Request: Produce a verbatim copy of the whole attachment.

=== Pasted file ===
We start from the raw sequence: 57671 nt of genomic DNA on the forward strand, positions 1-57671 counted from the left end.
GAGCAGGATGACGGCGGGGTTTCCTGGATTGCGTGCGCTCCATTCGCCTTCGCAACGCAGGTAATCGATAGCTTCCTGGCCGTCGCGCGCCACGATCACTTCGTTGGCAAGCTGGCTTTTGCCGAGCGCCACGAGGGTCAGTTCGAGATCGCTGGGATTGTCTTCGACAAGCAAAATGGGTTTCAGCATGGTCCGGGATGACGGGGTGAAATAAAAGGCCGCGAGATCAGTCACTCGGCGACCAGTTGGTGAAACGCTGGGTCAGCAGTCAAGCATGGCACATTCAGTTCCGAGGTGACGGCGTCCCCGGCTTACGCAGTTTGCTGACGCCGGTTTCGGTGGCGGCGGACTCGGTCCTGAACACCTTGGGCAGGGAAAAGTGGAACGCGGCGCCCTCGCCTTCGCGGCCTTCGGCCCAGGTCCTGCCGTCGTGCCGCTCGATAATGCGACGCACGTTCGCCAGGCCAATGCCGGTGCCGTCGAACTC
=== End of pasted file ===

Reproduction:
We start from the raw sequence: 57671 nt of genomic DNA on the forward strand, positions 1-57671 counted from the left end.
GAGCAGGATGACGGCGGGGTTTCCTGGATTGCGTGCGCTCCATTCGCCTTCGCAACGCAGGTAATCGATAGCTTCCTGGCCGTCGCGCGCCACGATCACTTCGTTGGCAAGCTGGCTTTTGCCGAGCGCCACGAGGGTCAGTTCGAGATCGCTGGGATTGTCTTCGACAAGCAAAATGGGTTTCAGCATGGTCCGGGATGACGGGGTGAAATAAAAGGCCGCGAGATCAGTCACTCGGCGACCAGTTGGTGAAACGCTGGGTCAGCAGTCAAGCATGGCACATTCAGTTCCGAGGTGACGGCGTCCCCGGCTTACGCAGTTTGCTGACGCCGGTTTCGGTGGCGGCGGACTCGGTCCTGAACACCTTGGGCAGGGAAAAGTGGAACGCGGCGCCCTCGCCTTCGCGGCCTTCGGCCCAGGTCCTGCCGTCGTGCCGCTCGATAATGCGACGCACGTTCGCCAGGCCAATGCCGGTGCCGTCGAACTC